1958 Edsel Pacer Convertible
In the words of one historian, “Its aim was right, but the target moved.” That’s the story of Ford Motor Company’s Edsel Division.
Unmistakable on the road, the Edsel is easily recognized by the massive protruding “horse collar” grill, which earned it such unflattering descriptions as “It looks like an Oldsmobile sucking a lemon.” Whatever your thoughts, these iconic vehicles from the late 1950s are a sight to see. Unique from every angle and distinct from their counterparts, they have become an important part of automotive history.
Edsel Pacer convertibles like the one featured in our museum were produced only for the 1958 model year and had a base sticker price of $3,028 (about $26,500 today). With only 1,876 produced, they have become a highly sought-after car in the collector market.
The Pacer was a step up from the base Edsel Ranger and included such amenities as contoured seats, nylon upholstery, color-keyed rubber floormats, a “cyclops eye” rotating-drum speedometer (which would glow red when a pre-set speed was exceeded), and special stainless-steel side-trim pieces. Most were equipped with a three-speed automatic transmission with an optional Teletouch push-button transmission control—uniquely, in the center hub of the steering wheel, where most cars had their horn buttons. The location of these selector buttons was advertised as making shifting safer and easier without the need to take your hands off the wheel. However, many people accidently shifted gears while trying to honk the horn, with disastrous results.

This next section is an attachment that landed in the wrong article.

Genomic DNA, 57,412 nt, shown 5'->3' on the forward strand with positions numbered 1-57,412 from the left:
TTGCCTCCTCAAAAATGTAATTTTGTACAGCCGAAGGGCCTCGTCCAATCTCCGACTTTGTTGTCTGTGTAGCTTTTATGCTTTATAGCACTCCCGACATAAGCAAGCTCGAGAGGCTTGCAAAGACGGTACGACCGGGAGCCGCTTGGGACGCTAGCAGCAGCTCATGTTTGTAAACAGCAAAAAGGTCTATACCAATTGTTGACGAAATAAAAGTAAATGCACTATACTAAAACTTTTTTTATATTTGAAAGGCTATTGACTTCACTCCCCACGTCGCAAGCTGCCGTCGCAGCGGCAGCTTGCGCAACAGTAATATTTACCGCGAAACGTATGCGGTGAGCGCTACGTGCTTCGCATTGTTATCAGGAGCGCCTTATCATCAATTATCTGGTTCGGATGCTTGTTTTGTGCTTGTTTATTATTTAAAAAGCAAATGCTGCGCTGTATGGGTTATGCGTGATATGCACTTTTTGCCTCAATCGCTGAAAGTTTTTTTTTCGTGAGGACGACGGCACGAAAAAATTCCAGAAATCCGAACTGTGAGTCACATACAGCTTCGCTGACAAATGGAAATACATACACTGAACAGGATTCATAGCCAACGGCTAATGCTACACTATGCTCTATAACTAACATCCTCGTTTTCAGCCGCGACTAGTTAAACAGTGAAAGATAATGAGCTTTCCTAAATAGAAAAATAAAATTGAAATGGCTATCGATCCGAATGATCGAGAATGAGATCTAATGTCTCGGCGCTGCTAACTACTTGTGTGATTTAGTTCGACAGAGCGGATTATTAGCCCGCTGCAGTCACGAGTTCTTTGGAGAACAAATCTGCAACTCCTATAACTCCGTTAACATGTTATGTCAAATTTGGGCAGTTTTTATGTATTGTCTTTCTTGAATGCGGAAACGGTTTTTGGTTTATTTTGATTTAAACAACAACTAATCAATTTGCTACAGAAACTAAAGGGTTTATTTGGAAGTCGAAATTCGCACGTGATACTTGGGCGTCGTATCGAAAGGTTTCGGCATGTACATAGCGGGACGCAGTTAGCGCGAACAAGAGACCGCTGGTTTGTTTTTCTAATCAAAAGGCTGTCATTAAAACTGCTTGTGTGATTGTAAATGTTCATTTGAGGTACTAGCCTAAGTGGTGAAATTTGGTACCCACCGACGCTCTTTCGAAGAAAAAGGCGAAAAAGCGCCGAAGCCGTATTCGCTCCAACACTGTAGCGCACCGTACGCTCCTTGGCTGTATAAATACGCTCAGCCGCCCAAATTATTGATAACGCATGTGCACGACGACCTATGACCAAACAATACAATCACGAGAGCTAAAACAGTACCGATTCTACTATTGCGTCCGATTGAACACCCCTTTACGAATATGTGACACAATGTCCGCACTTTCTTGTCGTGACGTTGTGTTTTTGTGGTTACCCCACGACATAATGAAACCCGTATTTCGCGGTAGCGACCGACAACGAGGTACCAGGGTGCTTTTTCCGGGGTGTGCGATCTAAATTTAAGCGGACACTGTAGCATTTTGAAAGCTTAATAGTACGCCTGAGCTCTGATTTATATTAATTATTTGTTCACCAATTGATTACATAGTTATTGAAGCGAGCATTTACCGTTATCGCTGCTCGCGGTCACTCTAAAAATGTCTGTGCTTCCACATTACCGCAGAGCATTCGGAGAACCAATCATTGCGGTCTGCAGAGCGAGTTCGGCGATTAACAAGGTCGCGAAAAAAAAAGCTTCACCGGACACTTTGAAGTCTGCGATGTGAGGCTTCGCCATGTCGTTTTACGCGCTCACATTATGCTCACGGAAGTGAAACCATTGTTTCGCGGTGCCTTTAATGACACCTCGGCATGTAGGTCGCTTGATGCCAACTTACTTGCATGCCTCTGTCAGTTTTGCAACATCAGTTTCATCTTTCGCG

Hoping to compete with General Motors’ five car divisions, Ford laid out plans in the early 1950s for a separate Continental Division and a second, medium-priced make to strengthen Ford and Mercury sales. They decided that an entirely new car division and an entirely new car were what they needed. The development of the Edsel was kept under extremely close security, and people were tight-lipped about it even within the company. It was known only as the “E car” until nearly production time.